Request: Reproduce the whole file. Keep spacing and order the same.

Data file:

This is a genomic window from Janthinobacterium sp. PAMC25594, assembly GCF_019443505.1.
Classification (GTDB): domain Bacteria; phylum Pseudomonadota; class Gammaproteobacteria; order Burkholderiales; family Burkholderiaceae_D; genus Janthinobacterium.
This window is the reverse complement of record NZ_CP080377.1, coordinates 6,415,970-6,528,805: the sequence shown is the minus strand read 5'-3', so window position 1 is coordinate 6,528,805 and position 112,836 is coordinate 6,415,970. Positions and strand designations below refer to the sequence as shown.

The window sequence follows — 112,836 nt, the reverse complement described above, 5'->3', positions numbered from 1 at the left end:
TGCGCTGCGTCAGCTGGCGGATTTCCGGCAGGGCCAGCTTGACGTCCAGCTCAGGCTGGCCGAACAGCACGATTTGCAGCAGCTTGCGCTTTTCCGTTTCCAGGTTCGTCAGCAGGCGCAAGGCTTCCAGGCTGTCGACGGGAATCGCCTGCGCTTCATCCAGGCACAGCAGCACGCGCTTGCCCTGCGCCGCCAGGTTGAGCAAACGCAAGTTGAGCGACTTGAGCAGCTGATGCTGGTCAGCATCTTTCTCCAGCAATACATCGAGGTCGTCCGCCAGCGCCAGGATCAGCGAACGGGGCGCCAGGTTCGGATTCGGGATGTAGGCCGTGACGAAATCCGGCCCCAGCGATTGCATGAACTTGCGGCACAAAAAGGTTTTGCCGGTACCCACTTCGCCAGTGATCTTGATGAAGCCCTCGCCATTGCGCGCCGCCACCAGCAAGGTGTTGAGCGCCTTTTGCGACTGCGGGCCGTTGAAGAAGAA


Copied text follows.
This is a genomic window from Janthinobacterium sp. PAMC25594, assembly GCF_019443505.1.
Classification (GTDB): domain Bacteria; phylum Pseudomonadota; class Gammaproteobacteria; order Burkholderiales; family Burkholderiaceae_D; genus Janthinobacterium.
This window is the reverse complement of record NZ_CP080377.1, coordinates 6,415,970-6,528,805: the sequence shown is the minus strand read 5'-3', so window position 1 is coordinate 6,528,805 and position 112,836 is coordinate 6,415,970. Positions and strand designations below refer to the sequence as shown.

The window sequence follows — 112,836 nt, the reverse complement described above, 5'->3', positions numbered from 1 at the left end:
TGCGCTGCGTCAGCTGGCGGATTTCCGGCAGGGCCAGCTTGACGTCCAGCTCAGGCTGGCCGAACAGCACGATTTGCAGCAGCTTGCGCTTTTCCGTTTCCAGGTTCGTCAGCAGGCGCAAGGCTTCCAGGCTGTCGACGGGAATCGCCTGCGCTTCATCCAGGCACAGCAGCACGCGCTTGCCCTGCGCCGCCAGGTTGAGCAAACGCAAGTTGAGCGACTTGAGCAGCTGATGCTGGTCAGCATCTTTCTCCAGCAATACATCGAGGTCGTCCGCCAGCGCCAGGATCAGCGAACGGGGCGCCAGGTTCGGATTCGGGATGTAGGCCGTGACGAAATCCGGCCCCAGCGATTGCATGAACTTGCGGCACAAAAAGGTTTTGCCGGTACCCACTTCGCCAGTGATCTTGATGAAGCCCTCGCCATTGCGCGCCGCCACCAGCAAGGTGTTGAGCGCCTTTTGCGACTGCGGGCCGTTGAAGAAGAA